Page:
geordie81, 10 Jan 2014As a photographer then you should actually realise his statement holds a lot of truth. Megapix... moreAny camera from 3-4 years ago has a larger sensor than today's tiny modules in thin phones. And sensor technology hasn't improved that much. Unless you can find a modern 5mp camera better than the 12mp one on Nokia N8, you're wrong.
As for 1020 vs entry-level DSLR - wrong again. See here:
"How many years are smartphones behind the best $2,000 DSLRs? Comparing detail resolved, I'll say the iPhone 5S currently sits 8-9 years behind the DLSRs in bright light, while the Nokia trails by less than 6 years — probably nearer to 3. This is even when you allow the DSLRs the luxury of a $1,700 lens, and shooting in raw. In bright light, the Nokia came close to competing with the detail from the best DLSR yet made.
Step into candlelight, and the gap between phones and DSLRs widens and becomes more a matter of taste, pivoting around your preferred tradeoff between speckly noise and smeary noise reduction. From our ad-hoc panel of 15 non-photographers, the iPhone trails the DSLRs by about 10 years, and the Nokia about 8.
Splitting the difference between candlelight and daylight, around 6 years of technology has made up for the massive difference in the size of the lenses and sensors between the best phone and the $2,000 DSLRs."
Anonymous, 10 Jan 2014Get a dictionary and stop embarrassing yourself. All that you can say since you've no logic. Over the past couple of years, Canon, Nikon, Sony etc has been perfecting faster autofocus and better image stabilization in cameras, so what Apple has done is no innovation but just a reinvention of this technology to mobile phones. Other than that, nothing new. Get your facts straight.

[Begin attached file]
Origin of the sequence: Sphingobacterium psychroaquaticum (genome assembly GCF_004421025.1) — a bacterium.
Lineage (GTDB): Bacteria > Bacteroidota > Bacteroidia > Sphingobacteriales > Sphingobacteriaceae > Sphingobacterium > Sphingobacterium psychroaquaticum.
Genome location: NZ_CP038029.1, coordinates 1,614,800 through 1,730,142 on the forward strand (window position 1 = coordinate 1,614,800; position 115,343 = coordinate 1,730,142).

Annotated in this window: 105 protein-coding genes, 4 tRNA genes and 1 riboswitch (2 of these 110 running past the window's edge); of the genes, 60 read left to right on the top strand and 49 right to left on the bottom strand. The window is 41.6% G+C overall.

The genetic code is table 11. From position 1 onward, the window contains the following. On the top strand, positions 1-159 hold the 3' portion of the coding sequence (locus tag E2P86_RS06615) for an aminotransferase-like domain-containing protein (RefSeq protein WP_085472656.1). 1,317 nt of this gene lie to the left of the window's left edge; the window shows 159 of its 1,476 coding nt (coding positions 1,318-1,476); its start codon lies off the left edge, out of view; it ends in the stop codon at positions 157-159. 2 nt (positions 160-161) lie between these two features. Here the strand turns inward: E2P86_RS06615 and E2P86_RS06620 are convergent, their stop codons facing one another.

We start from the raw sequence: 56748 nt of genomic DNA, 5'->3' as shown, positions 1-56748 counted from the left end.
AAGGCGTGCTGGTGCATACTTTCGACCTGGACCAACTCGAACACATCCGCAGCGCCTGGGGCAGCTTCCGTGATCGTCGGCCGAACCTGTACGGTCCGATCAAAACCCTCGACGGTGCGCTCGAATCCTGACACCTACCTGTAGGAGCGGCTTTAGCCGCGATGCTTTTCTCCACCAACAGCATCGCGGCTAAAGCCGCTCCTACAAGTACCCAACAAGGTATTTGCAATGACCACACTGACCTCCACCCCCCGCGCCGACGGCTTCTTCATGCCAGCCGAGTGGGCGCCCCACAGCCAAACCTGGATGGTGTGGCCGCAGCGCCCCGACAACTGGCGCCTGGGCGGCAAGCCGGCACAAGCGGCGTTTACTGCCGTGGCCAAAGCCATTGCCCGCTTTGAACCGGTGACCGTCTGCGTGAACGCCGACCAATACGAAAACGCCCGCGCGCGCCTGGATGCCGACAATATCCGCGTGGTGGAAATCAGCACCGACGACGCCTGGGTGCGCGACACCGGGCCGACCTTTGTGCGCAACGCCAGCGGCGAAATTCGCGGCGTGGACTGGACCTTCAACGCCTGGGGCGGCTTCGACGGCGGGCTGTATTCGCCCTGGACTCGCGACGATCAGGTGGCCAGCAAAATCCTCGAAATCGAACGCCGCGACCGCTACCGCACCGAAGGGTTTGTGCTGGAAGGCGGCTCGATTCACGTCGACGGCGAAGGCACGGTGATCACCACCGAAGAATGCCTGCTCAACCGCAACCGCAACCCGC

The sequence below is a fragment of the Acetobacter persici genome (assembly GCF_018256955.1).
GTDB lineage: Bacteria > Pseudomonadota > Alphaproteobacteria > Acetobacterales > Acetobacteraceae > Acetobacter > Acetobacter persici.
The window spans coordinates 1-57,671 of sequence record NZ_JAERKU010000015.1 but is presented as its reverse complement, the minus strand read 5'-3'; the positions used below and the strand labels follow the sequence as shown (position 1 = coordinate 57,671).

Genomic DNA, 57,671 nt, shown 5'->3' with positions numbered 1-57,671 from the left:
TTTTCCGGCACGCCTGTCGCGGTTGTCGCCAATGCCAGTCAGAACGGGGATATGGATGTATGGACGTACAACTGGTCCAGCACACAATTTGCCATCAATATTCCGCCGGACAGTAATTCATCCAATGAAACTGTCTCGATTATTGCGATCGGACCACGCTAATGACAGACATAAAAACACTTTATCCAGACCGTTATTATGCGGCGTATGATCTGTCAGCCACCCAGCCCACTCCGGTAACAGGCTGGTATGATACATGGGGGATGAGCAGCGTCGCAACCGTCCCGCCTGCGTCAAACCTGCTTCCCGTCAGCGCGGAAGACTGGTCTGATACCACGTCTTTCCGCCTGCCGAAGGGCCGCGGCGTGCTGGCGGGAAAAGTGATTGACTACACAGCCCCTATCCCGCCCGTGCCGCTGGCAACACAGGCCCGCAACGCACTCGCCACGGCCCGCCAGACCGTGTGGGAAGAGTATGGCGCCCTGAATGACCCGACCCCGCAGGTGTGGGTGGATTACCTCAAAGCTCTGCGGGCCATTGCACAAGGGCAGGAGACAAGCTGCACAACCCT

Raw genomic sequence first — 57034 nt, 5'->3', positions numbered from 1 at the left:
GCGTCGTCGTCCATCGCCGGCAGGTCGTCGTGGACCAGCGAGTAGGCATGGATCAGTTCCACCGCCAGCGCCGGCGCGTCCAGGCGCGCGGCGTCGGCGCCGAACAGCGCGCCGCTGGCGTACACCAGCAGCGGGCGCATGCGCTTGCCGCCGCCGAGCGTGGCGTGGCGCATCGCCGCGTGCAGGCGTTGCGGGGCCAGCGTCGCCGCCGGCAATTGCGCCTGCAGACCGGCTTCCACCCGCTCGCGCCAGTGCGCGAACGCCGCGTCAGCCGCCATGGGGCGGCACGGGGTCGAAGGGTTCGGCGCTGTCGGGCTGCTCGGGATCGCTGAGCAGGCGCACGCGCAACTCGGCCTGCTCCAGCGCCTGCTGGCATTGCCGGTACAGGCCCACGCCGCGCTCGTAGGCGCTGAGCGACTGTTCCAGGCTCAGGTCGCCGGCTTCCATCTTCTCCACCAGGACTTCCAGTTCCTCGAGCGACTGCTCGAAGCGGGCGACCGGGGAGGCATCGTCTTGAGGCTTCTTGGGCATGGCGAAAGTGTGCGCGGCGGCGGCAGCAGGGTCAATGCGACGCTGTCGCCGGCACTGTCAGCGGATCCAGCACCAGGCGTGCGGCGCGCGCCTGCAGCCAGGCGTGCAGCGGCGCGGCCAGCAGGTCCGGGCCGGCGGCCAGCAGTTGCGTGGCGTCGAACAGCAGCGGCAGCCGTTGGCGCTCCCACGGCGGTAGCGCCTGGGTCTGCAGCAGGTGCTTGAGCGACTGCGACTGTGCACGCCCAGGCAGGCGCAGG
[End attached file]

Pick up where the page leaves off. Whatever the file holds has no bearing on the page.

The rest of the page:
Apple better to put brighter lens (f2.0 or f1.8), so the OIS won't be necessarry.
droopy, 10 Jan 2014who cares, now Samsung is the best by far with android.I care.So close your mouse and play with your plastic toys.
Protocol, 10 Jan 2014Yawn. Apple just tweaked the OIS module which has been done years ago by Canon, Nikon, etc., i... moreCanon, Nikon did it on a full-fledged camera. Not smartphone camera. The challenge is to compress that technology into the size of the tip of your finger.
It's not easy.
Anonymous, 10 Jan 2014Uh oh, looks like someone doesn't know the difference between "innovate" and "i... moreYawn. Apple just tweaked the OIS module which has been done years ago by Canon, Nikon, etc., it's nothing new.
Protocol, 10 Jan 2014This is no innovation. Optical image stabilization was there already, Apple just tweaked it an... moreUh oh, looks like someone doesn't know the difference between "innovate" and "invent"
This is no innovation. Optical image stabilization was there already, Apple just tweaked it and patented it.
Anonymous, 10 Jan 2014As a professional photographer and a generally well informed tech person i have to strongly di... moreAs a photographer then you should actually realise his statement holds a lot of truth. Megapixel count really does not improve the quality of pictures as much as is suggested. It generally has MUCH more to do with tech like the sensor and the software runming it. Much like how the first generation 12mp cameras from 3-4 years ago would be trounced by a modern day 5mp camera module. MP are great if blowing images upto huge size photos but apart from that not so much. Its much like saying that nokias 41mp camera is better then an entry level 16mp dslr, its simply not the case, a dslr will wipe the floor with a camera phone all day until the sensors are more equal size.
Canon and Nikon, beware, Apple is about to "reinvent" the autofocus and will start to sue both companies.
z, 10 Jan 2014anything mp higher are just used for marketing. As a professional photographer and a generally well informed tech person i have to strongly disagree with this statement!